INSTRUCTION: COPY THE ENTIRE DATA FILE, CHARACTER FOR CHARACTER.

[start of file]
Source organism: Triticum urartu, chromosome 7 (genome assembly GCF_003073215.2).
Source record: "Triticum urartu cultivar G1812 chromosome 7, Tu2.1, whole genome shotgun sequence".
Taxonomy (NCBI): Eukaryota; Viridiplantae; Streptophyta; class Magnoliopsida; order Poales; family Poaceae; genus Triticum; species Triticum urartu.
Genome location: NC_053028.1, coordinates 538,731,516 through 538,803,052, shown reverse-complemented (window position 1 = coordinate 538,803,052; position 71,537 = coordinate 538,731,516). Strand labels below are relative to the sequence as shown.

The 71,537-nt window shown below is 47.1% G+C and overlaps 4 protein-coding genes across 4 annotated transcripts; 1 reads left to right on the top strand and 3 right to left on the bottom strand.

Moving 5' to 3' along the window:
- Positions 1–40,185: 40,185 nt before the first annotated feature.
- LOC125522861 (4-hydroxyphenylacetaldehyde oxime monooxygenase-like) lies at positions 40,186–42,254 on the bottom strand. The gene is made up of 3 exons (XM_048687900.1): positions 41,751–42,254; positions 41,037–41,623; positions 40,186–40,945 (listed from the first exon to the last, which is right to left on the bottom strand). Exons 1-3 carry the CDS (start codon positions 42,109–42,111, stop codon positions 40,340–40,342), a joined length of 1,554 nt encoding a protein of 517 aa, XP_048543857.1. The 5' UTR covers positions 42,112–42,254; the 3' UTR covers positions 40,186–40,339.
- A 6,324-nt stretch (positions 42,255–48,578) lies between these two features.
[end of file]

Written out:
Source organism: Triticum urartu, chromosome 7 (genome assembly GCF_003073215.2).
Source record: "Triticum urartu cultivar G1812 chromosome 7, Tu2.1, whole genome shotgun sequence".
Taxonomy (NCBI): Eukaryota; Viridiplantae; Streptophyta; class Magnoliopsida; order Poales; family Poaceae; genus Triticum; species Triticum urartu.
Genome location: NC_053028.1, coordinates 538,731,516 through 538,803,052, shown reverse-complemented (window position 1 = coordinate 538,803,052; position 71,537 = coordinate 538,731,516). Strand labels below are relative to the sequence as shown.

The 71,537-nt window shown below is 47.1% G+C and overlaps 4 protein-coding genes across 4 annotated transcripts; 1 reads left to right on the top strand and 3 right to left on the bottom strand.

Moving 5' to 3' along the window:
- Positions 1–40,185: 40,185 nt before the first annotated feature.
- LOC125522861 (4-hydroxyphenylacetaldehyde oxime monooxygenase-like) lies at positions 40,186–42,254 on the bottom strand. The gene is made up of 3 exons (XM_048687900.1): positions 41,751–42,254; positions 41,037–41,623; positions 40,186–40,945 (listed from the first exon to the last, which is right to left on the bottom strand). Exons 1-3 carry the CDS (start codon positions 42,109–42,111, stop codon positions 40,340–40,342), a joined length of 1,554 nt encoding a protein of 517 aa, XP_048543857.1. The 5' UTR covers positions 42,112–42,254; the 3' UTR covers positions 40,186–40,339.
- A 6,324-nt stretch (positions 42,255–48,578) lies between these two features.